Victoria’s Secret fashion show officially canned after outrage
L Brands, which owns the storied lingerie company, announced the decision Thursday, saying it’ll be moving on in order to “evolve the messaging of [the company],” reports Fortune.
“We will be communicating to customers, but nothing similar in magnitude to the fashion show,” CFO Stuart Burgdoerfer said on an earnings call with analysts.
As The Post reported earlier this week, insiders have long predicted the demise of the show, particularly after catwalk staple Shanina Shaik leaked the news to the Daily Telegraph in July.
“Unfortunately the Victoria’s Secret show won’t be happening this year,” she said. “It’s something I’m not used to because every year around this time I’m training like an Angel.”
However, the company itself hadn’t confirmed Shaik’s comments until today. It comes after years of frustrations over what some call an outdated beauty standard — including former Angel Karlie Kloss, who quit the gig in the name of feminism.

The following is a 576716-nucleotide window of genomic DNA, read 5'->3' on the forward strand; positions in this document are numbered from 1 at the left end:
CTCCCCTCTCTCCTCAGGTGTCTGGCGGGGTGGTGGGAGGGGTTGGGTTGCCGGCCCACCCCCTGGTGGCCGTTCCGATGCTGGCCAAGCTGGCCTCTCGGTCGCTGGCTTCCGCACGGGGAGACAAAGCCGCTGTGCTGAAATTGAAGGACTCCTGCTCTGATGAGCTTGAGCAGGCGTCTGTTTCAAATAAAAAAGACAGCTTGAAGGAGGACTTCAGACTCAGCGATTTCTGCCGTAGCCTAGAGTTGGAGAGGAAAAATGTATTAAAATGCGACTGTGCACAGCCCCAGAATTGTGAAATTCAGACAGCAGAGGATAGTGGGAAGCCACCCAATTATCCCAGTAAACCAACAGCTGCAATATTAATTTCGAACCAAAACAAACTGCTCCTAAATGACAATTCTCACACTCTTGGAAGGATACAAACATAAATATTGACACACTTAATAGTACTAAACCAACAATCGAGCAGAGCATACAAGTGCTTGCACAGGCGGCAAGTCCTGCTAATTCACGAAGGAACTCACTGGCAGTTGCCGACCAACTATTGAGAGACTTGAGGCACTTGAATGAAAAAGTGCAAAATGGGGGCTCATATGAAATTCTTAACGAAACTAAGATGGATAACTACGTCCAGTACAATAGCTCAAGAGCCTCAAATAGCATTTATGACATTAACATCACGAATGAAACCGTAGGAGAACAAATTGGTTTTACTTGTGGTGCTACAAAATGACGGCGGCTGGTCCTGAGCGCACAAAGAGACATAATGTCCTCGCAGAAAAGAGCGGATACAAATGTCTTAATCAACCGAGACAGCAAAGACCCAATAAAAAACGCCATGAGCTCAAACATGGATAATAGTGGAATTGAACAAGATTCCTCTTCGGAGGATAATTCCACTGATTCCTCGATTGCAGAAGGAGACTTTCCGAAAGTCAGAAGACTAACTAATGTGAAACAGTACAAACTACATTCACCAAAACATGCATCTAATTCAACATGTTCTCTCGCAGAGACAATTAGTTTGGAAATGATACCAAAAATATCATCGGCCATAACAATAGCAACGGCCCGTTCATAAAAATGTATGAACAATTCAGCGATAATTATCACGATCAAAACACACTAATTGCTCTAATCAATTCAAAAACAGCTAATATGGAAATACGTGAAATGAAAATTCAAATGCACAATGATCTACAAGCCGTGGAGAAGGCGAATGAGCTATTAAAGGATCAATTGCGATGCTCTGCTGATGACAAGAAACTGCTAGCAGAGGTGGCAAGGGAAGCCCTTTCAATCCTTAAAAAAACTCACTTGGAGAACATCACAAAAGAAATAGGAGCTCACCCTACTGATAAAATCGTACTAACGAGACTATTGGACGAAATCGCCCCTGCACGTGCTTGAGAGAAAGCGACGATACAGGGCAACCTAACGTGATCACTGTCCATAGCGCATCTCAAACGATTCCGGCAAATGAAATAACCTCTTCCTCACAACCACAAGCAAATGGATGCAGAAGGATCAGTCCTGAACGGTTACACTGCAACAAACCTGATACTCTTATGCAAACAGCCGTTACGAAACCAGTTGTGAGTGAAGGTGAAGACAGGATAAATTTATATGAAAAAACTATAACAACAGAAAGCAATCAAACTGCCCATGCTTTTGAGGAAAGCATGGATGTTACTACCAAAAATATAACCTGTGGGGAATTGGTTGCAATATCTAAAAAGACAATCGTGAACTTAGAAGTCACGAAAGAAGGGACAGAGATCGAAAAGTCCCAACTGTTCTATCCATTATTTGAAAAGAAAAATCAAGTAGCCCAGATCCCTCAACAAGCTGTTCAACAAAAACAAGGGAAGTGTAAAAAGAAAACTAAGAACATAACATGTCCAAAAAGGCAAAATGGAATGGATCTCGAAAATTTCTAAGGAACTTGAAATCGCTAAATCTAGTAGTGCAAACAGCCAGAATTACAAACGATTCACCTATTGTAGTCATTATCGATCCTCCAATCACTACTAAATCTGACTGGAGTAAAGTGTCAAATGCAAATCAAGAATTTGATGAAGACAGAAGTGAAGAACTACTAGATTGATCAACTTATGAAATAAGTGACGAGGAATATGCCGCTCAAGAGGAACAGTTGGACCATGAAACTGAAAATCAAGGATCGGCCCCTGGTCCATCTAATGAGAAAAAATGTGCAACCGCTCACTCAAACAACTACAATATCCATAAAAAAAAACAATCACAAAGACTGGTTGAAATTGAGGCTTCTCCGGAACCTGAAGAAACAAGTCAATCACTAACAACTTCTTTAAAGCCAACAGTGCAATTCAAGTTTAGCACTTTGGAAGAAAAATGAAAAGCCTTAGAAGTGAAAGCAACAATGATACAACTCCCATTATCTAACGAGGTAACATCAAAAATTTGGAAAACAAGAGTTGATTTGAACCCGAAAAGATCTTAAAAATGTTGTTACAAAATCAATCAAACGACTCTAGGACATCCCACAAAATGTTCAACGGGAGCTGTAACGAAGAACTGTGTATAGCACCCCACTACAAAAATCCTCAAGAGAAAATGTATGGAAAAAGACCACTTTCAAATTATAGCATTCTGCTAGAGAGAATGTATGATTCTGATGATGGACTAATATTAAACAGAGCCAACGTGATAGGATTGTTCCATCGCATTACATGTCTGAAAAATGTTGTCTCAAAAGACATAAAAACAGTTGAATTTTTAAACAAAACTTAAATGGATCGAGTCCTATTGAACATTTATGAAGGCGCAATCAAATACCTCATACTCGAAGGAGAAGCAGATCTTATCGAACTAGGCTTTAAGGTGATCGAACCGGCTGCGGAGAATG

The show, which has taken place annually around this time of year since 1995, used to be widely regarded for its cast of slender supermodels. Insiders told The Post that modeling in the show was once “the ultimate achievement.”
Well, at least that frees up an hour or two of last minute shopping time for countless guys.
Last year, Ed Razek, VS’s former chief marketing officer, made offensive comments to Vogue.com, saying that there was “no room” for plus-size models on their runway and that he would not cast transgender models.
And this summer, it was discovered that Leslie Wexner, CEO of L Brands, was a close friend of disgraced pedophile Jeffrey Epstein. Epstein used Wexner’s link to Victoria’s Secret to recruit young women by promising them modeling jobs with the brand.
Well, that'll show Epstein! Who, by the way, didn't kill himself.
Ultimately, with the brand’s revenue declining quarter by quarter and changing societal ideas of what’s sexy, Victoria’s Secret has been in trouble for quite some time.
Burgdoerfer also chalked their decision up to finances. “Did we see specific material impact in terms of a short-term sales response to the airing of the fashion show? As a general matter, the answer to that question is no.”
The outfits always looked silly, but who am I to complain?
The Wombat has Rule 5 Tuesday: D.C. Fontana
up at the Other McCain.
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